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This bill would modify the existing definition of bullying and a new definition for cyberbullying. SB 179 would also mandate that public and private schools adopt policies relating to cyberbullying and include a provision that would require the use of anonymous reporting. Additionally, schools would be granted the ability to expel or place students in a disciplinary alternative education program for certain bullying behavior.
This bill also provides that a person commits an offense if the person directs multiple written, oral, or electronic communication toward a child in a manner that is reasonably likely to harass, annoy, alarm, abuse, torment, embarrass, or offend the child, with the intent that the child commit suicide or engage in conduct causing serious bodily injury to the child.
SB 179 would also require the reporting of potential bullying offenses to local law enforcement.
The issue of bullying is an emotional and serious issue. Because it deals with minors, this is something that must be addressed with the utmost care and sensitivity. We also must point out that the issue of bullying is one that reflects a deeper issue that cannot be addressed by government, and that is the moral obligations of parents to teach their children the difference between right and wrong.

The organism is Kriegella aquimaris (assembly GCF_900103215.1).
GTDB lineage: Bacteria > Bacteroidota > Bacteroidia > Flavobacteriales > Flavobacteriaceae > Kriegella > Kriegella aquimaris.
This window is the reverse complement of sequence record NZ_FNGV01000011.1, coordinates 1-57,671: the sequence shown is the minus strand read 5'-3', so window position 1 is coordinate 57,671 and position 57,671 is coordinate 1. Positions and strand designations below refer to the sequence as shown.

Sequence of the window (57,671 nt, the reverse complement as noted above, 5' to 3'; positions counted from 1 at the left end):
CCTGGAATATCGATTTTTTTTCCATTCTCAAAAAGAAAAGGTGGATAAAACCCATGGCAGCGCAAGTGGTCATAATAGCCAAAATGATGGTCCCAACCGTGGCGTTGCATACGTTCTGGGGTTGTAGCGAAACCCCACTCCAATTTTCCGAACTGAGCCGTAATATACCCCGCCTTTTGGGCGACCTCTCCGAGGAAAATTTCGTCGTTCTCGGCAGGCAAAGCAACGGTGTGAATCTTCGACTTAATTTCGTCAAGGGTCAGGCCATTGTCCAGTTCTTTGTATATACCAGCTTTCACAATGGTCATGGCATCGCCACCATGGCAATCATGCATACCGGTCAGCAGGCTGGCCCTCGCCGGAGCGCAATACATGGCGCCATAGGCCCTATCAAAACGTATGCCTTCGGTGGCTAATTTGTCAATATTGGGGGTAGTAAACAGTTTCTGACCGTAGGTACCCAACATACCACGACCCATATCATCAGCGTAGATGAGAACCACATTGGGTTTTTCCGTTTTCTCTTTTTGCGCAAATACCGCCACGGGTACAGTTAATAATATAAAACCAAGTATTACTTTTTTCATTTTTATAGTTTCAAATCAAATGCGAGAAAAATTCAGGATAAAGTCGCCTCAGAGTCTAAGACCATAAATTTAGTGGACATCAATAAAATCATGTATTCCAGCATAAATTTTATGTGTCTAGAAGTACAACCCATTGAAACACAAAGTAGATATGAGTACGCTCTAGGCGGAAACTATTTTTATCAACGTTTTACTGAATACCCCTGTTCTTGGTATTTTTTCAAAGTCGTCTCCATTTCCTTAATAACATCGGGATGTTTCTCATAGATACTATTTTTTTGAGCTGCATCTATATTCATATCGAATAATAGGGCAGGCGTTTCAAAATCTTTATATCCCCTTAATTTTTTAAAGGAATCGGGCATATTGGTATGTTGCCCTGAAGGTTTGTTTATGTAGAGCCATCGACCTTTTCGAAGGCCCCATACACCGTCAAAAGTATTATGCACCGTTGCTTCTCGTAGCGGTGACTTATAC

Though the intention of this bill is admirable, it is one that is likely to lead to more problems than it is benefits. Instead of adding criminal and statewide penalties imposed on minors which violates our principle of limited government and to a degree our principle of personal responsibility, a better approach would be to empower the individual school districts to better engage with parents and make policy as they see fit to address the issue. The only way this issue will be solved is through greater involvement of parents, not by effectively criminalizing children.
For these reasons, we oppose SB 179.